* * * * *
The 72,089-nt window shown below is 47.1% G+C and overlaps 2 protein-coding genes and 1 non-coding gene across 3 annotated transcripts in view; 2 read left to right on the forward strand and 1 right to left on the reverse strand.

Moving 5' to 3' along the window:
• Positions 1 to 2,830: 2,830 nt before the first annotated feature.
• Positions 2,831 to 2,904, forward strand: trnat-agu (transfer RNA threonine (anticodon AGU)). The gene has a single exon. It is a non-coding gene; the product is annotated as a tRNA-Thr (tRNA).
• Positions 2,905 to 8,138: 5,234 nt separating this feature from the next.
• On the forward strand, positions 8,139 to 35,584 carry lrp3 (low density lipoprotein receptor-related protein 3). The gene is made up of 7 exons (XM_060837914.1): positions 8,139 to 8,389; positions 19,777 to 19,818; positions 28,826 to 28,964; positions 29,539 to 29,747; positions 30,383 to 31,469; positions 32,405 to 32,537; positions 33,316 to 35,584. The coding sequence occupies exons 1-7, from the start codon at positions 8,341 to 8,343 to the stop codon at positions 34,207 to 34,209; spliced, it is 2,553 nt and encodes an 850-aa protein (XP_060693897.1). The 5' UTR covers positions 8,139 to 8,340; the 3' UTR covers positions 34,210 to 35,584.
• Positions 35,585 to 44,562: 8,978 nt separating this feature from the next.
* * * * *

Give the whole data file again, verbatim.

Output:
The 72,089-nt window shown below is 47.1% G+C and overlaps 2 protein-coding genes and 1 non-coding gene across 3 annotated transcripts in view; 2 read left to right on the forward strand and 1 right to left on the reverse strand.

Moving 5' to 3' along the window:
• Positions 1 to 2,830: 2,830 nt before the first annotated feature.
• Positions 2,831 to 2,904, forward strand: trnat-agu (transfer RNA threonine (anticodon AGU)). The gene has a single exon. It is a non-coding gene; the product is annotated as a tRNA-Thr (tRNA).
• Positions 2,905 to 8,138: 5,234 nt separating this feature from the next.
• On the forward strand, positions 8,139 to 35,584 carry lrp3 (low density lipoprotein receptor-related protein 3). The gene is made up of 7 exons (XM_060837914.1): positions 8,139 to 8,389; positions 19,777 to 19,818; positions 28,826 to 28,964; positions 29,539 to 29,747; positions 30,383 to 31,469; positions 32,405 to 32,537; positions 33,316 to 35,584. The coding sequence occupies exons 1-7, from the start codon at positions 8,341 to 8,343 to the stop codon at positions 34,207 to 34,209; spliced, it is 2,553 nt and encodes an 850-aa protein (XP_060693897.1). The 5' UTR covers positions 8,139 to 8,340; the 3' UTR covers positions 34,210 to 35,584.
• Positions 35,585 to 44,562: 8,978 nt separating this feature from the next.